A deadly cousin of Ebola, Marburg can kill nine out of ten people it infects, and international travel has taken it from Africa to Europe twice in the past 40 years. Will increasing globalisation make this virus more likely to erupt around the world?
In August 1967, a cluster of patients in Marburg and Frankfurt, in Germany, and in Belgrade (then Yugoslavia, now Serbia), began showing symptoms of an infectious disease – a high fever, chills, muscle ache, and vomiting. The patients worsened over the next few days, until they began bleeding from every orifice in their body, including needle puncture wounds. In total 31 people died.
Three months after this outbreak, virologists in Marburg had discovered the first filovirus, a cousin of the equally-deadly Ebola virus. The virus had been carried by infected African green monkeys from Uganda.
Avoiding handling or eating bush meat is also critical to avoid any potential infection that could spread from animals.
After this first sighting, the virus was then mostly seen in African countries, in bat-infested caves or mines. About 40 years later, however, the virus re-emerged in Europe through a traveler returning to the Netherlands from a trip to Uganda where she had been visiting caves.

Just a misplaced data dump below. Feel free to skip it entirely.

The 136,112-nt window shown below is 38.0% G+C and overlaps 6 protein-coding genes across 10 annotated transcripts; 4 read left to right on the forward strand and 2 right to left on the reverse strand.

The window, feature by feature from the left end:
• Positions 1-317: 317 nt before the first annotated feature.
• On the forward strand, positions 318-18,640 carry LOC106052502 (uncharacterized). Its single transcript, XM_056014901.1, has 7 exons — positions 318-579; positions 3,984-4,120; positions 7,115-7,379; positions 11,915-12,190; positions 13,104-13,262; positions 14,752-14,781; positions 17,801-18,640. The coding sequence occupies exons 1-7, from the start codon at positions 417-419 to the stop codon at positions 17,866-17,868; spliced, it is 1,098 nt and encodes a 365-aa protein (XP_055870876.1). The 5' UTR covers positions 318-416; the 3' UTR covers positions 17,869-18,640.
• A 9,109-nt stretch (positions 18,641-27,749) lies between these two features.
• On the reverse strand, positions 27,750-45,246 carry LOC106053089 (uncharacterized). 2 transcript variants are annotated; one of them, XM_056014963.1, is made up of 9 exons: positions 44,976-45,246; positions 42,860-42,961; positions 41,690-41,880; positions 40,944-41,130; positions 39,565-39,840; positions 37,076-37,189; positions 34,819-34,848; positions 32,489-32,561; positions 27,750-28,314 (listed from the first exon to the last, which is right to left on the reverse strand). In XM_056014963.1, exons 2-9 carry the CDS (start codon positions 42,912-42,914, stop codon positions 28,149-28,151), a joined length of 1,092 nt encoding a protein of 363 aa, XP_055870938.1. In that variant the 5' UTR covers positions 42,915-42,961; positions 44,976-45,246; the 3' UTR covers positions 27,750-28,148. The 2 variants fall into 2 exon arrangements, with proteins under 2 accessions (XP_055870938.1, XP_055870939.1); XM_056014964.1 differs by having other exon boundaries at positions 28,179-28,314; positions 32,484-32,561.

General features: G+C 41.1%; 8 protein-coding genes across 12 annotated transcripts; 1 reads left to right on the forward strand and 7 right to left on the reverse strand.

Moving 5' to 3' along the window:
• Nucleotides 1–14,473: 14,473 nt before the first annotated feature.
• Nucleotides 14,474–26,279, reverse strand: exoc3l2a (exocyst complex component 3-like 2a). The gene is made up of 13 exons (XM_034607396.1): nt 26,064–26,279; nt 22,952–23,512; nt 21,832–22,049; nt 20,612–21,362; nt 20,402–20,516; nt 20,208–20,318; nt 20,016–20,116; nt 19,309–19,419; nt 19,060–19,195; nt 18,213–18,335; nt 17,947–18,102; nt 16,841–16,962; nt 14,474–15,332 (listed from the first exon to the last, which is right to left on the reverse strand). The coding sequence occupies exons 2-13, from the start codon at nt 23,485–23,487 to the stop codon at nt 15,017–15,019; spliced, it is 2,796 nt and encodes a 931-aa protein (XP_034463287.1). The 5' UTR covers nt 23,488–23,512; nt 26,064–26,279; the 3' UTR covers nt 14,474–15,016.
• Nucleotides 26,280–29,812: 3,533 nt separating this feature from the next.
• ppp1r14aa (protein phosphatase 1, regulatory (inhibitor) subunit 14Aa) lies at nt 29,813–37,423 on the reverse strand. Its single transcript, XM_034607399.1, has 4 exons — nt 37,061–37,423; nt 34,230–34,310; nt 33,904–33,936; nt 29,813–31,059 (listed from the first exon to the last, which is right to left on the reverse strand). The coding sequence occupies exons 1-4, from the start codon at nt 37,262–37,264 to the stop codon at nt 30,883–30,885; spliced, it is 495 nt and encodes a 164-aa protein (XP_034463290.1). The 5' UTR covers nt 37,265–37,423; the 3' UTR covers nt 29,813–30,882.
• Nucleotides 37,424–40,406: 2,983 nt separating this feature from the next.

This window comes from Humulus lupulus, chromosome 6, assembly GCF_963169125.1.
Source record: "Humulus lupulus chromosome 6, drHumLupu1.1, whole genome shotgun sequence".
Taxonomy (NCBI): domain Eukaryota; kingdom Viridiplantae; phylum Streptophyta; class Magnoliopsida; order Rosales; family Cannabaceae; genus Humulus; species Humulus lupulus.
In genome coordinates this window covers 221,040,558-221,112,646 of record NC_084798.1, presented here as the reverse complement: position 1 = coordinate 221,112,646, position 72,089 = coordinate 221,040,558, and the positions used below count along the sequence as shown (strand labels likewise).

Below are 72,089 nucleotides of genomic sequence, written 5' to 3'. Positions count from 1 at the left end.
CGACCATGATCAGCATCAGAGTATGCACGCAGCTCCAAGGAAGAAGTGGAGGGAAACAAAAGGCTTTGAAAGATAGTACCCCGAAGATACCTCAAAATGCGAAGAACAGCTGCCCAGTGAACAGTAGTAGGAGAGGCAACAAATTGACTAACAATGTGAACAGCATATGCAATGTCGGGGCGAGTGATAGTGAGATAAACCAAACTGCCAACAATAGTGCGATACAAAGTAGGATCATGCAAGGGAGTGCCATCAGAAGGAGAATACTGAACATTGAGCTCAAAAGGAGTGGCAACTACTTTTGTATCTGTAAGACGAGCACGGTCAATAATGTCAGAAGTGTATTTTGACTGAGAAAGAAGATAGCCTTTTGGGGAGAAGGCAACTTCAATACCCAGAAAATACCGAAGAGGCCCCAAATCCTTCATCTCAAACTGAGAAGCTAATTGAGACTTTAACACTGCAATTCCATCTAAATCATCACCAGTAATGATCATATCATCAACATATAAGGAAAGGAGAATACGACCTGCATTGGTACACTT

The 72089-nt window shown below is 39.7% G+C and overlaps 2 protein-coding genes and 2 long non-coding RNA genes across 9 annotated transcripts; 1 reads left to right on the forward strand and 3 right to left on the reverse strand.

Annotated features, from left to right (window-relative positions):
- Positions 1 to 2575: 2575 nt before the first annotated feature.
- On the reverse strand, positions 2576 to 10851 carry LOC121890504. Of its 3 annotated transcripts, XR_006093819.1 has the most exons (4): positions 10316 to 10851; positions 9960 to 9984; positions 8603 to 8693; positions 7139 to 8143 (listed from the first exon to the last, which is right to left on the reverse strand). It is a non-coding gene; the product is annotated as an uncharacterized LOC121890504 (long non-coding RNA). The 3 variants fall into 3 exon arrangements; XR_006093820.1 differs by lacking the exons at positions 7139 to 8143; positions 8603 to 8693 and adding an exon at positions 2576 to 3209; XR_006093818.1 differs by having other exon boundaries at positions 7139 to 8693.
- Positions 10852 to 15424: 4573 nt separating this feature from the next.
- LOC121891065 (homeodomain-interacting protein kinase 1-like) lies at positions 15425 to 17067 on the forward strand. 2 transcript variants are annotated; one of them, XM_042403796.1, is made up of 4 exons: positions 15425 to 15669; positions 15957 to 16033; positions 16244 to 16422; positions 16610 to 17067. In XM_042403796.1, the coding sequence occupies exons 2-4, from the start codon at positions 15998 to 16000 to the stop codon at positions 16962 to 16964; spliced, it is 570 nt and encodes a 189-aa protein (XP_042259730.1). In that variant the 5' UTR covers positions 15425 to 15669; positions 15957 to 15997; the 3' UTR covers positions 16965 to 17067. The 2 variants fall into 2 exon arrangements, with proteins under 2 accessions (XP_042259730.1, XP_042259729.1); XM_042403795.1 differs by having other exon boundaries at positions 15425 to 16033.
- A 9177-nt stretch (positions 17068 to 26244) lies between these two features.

The largest known outbreak of Marburg virus, in Angola in 2004, infected over 250 people and had a 90 percent fatality rate. Marburg virus can persist in the eyes and testes of people who have recovered, and in pregnant women it can persist in the placenta and amniotic fluid as well as breast milk. This can be extremely dangerous. In early 2021, there were reports that Ebola, closely related to Marburg, could lay dormant in people only to emerge many months after an epidemic had ended, triggering another outbreak.